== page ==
Show simple item record

dc.contributor.authorBurkitt, Ian
dc.date.accessioned2014-04-25T12:25:36Z
dc.date.available2014-04-25T12:25:36Z
dc.date.issued2012
dc.identifier.citationBurkitt, I. (2012) Emotional reflexivity: feeling, emotion and imagination in reflexive dialogues. Sociology, 46(3), 458-472.
dc.identifier.urihttp://hdl.handle.net/10454/5901
dc.description.abstractTheories of reflexivity have primarily been concerned with the way agents monitor their own actions using knowledge (Giddens) or deliberate on the social context to make choices through the internal conversation (Archer), yet none have placed emotion at the centre of reflexivity. While emotion is considered in theories of reflexivity it is generally held at bay, being seen as a possible barrier to clear reflexive thought. Here, I challenge this position and, drawing on the work of C.H. Cooley, argue that feeling and emotion are central to reflexive processes, colouring the perception of self, others and social world, thus influencing our responses in social interaction as well as the way we reflexively monitor action and deliberate on the choices we face. Emotional reflexivity is therefore not simply about the way emotions are reflexively monitored or ordered, but about how emotion informs reflexivity itself.en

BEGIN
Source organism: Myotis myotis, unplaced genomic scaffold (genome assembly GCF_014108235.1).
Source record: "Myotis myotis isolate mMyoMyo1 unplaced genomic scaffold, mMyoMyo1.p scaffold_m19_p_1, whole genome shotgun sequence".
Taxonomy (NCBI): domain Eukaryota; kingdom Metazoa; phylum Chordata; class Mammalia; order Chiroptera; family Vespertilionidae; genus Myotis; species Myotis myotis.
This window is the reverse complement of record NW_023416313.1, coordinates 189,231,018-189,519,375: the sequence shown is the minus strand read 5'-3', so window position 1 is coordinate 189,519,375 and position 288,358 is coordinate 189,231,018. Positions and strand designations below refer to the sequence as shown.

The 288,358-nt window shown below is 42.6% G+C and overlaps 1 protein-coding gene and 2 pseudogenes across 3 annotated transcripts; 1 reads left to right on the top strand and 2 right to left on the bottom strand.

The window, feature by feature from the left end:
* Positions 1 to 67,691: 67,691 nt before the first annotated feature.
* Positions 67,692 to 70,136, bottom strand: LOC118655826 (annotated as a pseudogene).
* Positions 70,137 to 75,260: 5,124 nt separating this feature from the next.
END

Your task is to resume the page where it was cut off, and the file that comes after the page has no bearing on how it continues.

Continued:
dc.relation.isreferencedbyhttp://dx.doi.org/10.1177/0038038511422587
dc.subjectREF 2014; Dialogue; Emotion; Imagination; Internal conversation; Reflection; Reflexivity
dc.titleEmotional reflexivity: feeling, emotion and imagination in reflexive dialogues
dc.typeArticle


This item appears in the following Collection(s)

Show simple item record